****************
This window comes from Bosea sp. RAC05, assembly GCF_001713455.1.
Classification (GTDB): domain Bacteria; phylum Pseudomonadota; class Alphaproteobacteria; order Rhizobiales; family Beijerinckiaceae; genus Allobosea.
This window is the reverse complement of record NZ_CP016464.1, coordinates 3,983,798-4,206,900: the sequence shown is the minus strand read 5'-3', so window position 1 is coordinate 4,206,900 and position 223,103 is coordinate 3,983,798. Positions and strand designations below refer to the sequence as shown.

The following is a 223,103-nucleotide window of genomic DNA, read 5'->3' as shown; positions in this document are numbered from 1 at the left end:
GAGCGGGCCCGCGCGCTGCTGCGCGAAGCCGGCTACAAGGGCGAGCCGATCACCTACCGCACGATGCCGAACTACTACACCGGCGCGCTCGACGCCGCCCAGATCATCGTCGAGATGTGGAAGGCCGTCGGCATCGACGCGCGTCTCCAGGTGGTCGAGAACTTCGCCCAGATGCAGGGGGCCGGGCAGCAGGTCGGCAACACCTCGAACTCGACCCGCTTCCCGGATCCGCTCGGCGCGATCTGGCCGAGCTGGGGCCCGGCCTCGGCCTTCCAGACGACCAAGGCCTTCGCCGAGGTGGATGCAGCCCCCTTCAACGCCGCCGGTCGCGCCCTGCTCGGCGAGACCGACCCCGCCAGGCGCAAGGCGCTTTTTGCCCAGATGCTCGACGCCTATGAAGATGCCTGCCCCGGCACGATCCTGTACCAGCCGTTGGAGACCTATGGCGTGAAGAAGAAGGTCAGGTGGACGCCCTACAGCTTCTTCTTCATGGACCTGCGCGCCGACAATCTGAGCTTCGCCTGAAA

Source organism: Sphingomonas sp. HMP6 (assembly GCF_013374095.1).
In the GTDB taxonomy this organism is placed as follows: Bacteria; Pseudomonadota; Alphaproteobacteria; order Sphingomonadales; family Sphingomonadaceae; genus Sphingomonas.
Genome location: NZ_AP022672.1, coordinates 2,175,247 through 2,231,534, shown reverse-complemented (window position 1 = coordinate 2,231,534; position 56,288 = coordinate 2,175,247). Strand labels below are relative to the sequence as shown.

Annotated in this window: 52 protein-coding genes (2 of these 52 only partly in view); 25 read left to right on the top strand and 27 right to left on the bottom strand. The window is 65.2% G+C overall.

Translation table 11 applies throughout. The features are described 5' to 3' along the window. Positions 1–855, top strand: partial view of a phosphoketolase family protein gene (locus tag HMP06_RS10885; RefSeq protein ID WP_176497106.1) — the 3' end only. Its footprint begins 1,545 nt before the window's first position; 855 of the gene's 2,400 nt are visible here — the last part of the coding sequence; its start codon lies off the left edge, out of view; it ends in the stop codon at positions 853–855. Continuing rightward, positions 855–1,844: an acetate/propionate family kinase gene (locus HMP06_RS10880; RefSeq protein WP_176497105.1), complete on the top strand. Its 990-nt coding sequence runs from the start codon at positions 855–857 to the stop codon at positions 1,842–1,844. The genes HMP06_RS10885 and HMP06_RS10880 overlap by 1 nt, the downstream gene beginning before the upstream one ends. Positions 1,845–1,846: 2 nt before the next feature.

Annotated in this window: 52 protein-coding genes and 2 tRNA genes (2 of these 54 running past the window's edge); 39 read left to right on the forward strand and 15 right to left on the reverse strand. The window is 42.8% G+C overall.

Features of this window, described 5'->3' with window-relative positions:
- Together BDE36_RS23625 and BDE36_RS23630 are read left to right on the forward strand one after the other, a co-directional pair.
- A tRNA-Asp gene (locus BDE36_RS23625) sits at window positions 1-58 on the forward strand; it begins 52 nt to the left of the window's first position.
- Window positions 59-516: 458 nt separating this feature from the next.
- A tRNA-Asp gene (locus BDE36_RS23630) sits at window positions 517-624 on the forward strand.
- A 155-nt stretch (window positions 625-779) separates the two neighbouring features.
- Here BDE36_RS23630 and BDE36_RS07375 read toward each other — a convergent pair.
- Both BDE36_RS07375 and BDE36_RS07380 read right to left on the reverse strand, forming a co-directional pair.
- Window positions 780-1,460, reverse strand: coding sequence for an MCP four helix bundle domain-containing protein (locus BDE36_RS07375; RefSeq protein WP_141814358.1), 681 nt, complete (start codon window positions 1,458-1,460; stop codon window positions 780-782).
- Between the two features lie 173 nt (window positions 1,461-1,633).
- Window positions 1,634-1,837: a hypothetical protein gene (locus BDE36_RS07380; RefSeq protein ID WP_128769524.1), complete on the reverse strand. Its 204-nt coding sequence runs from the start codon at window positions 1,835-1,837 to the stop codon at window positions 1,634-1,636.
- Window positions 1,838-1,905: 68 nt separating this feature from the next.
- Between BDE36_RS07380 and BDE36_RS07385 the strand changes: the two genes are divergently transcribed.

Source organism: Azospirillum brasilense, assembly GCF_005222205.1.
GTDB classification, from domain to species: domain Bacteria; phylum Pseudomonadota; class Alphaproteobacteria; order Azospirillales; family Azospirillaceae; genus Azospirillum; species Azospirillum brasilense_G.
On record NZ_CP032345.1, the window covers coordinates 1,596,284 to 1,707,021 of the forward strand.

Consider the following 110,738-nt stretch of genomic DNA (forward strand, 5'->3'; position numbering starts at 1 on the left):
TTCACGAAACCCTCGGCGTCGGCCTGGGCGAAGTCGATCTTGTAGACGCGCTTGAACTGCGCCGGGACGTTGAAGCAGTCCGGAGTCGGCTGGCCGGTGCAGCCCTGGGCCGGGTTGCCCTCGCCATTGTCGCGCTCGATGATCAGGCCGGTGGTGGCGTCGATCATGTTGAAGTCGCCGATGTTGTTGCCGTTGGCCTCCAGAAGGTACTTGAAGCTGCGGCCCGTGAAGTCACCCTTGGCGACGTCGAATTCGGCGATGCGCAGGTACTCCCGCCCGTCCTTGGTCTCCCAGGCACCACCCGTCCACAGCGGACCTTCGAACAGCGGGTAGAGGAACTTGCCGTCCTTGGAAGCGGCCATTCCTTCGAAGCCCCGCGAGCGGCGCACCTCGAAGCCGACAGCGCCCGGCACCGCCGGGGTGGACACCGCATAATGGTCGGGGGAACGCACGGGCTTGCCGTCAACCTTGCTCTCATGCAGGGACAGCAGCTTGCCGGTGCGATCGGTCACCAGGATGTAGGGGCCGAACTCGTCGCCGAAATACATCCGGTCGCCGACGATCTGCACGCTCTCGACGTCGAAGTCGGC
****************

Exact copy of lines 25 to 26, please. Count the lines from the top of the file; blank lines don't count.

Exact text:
Source organism: Azospirillum brasilense, assembly GCF_005222205.1.
GTDB classification, from domain to species: domain Bacteria; phylum Pseudomonadota; class Alphaproteobacteria; order Azospirillales; family Azospirillaceae; genus Azospirillum; species Azospirillum brasilense_G.